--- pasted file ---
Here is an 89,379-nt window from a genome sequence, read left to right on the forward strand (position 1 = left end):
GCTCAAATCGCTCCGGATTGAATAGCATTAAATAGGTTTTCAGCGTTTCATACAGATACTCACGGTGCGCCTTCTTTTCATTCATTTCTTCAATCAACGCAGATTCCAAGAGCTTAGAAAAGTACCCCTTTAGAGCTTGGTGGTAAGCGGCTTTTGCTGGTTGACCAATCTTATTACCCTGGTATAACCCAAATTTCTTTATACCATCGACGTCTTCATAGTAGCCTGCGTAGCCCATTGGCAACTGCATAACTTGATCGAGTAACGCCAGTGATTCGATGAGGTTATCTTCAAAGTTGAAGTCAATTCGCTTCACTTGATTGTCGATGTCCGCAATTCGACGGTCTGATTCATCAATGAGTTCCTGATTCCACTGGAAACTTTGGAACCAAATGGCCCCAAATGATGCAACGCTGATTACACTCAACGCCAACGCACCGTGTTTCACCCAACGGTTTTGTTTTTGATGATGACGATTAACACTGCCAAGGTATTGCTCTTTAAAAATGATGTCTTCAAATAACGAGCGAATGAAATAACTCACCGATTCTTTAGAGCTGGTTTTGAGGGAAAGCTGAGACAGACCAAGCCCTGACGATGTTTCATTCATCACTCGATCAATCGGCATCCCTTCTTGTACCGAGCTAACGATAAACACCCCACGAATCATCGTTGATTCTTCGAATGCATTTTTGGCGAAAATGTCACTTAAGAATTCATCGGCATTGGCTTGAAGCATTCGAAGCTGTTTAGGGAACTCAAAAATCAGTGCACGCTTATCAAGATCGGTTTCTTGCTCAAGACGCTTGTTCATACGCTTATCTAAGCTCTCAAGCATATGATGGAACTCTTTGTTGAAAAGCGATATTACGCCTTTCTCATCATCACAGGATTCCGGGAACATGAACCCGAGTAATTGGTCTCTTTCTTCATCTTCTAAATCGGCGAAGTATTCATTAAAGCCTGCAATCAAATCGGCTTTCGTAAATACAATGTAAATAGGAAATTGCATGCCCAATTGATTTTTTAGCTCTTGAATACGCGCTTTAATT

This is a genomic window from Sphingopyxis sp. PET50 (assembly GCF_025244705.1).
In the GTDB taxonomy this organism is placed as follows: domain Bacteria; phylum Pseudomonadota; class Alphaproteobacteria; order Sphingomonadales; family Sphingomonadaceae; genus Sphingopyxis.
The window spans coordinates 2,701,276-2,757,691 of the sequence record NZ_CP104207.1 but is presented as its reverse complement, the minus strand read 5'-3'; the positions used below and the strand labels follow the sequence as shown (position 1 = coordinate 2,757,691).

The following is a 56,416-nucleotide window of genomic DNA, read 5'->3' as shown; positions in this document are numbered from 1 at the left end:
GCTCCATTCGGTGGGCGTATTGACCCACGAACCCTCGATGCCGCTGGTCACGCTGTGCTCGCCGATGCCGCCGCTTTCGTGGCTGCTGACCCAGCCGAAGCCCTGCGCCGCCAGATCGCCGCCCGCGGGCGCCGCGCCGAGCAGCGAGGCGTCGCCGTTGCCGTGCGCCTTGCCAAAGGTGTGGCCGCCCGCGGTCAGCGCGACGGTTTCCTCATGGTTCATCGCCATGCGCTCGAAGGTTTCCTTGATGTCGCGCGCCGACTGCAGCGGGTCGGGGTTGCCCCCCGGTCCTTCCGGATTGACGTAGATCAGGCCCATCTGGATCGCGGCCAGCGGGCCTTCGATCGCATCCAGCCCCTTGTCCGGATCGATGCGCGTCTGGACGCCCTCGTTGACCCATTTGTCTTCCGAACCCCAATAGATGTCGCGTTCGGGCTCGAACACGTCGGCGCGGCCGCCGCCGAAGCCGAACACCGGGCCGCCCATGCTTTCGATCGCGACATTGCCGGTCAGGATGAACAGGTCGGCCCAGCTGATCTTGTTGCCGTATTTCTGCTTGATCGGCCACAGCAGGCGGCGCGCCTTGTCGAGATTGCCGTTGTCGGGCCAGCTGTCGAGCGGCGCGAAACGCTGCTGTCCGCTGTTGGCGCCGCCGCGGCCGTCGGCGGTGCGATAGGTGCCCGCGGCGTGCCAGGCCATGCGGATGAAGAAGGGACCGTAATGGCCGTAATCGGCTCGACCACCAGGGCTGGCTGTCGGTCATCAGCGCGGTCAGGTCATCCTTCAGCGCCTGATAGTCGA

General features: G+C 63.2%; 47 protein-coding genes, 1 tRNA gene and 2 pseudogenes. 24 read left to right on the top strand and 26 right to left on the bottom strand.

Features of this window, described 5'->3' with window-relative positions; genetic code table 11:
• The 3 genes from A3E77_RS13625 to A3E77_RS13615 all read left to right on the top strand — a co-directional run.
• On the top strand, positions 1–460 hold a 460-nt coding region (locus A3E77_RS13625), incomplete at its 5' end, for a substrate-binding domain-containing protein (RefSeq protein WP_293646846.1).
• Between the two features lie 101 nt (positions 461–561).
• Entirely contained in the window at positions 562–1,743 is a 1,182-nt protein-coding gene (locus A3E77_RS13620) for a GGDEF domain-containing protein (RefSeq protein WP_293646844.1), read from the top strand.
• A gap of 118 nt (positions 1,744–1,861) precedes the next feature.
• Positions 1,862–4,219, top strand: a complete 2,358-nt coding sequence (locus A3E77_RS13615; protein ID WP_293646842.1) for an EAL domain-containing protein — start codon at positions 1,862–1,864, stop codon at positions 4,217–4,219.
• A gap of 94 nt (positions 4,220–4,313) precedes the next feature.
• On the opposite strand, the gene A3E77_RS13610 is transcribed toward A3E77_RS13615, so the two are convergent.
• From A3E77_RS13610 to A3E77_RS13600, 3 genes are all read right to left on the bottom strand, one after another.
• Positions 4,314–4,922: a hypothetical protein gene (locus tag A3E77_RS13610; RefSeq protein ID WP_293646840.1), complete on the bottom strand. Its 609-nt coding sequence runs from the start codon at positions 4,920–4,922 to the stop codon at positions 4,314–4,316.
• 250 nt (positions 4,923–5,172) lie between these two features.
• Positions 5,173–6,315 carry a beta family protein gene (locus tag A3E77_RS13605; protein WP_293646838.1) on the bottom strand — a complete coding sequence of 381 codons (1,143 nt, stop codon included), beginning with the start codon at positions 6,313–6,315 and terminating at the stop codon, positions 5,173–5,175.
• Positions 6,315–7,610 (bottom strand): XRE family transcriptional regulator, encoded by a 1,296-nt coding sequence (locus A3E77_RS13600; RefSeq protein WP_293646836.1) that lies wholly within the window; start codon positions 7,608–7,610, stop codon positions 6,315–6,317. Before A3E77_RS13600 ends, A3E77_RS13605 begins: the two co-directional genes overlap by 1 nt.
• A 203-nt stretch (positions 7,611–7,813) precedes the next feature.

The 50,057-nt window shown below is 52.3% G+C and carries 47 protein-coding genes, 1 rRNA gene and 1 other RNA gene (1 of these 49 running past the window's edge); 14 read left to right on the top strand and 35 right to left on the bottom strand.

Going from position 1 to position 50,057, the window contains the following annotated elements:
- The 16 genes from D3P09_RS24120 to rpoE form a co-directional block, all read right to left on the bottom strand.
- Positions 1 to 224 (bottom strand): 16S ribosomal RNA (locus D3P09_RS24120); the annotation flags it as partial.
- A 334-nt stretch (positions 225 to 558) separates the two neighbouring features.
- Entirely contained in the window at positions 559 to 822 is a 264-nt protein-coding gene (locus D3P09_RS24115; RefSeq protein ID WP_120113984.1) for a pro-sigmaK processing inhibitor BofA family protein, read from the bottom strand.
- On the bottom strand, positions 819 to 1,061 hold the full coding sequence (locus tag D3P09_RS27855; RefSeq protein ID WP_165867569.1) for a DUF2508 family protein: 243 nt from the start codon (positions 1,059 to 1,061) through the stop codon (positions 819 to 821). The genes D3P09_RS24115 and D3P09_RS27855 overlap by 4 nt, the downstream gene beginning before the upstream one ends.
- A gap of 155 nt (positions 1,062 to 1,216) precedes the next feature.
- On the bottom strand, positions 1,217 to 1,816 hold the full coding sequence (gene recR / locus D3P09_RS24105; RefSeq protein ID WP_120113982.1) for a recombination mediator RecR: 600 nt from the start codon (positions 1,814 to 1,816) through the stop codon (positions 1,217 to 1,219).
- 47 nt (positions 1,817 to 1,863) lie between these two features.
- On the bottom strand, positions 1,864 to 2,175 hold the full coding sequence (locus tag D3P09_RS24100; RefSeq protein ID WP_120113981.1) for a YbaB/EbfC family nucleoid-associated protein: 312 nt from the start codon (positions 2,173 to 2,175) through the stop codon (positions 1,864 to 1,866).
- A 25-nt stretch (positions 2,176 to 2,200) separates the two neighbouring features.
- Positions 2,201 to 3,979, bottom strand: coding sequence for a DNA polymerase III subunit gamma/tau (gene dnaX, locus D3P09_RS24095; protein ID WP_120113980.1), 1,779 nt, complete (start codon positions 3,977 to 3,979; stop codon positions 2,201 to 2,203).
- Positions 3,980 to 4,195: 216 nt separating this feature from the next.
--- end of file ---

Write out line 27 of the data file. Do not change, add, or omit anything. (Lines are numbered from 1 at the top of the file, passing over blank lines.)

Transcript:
- Positions 1 to 224 (bottom strand): 16S ribosomal RNA (locus D3P09_RS24120); the annotation flags it as partial.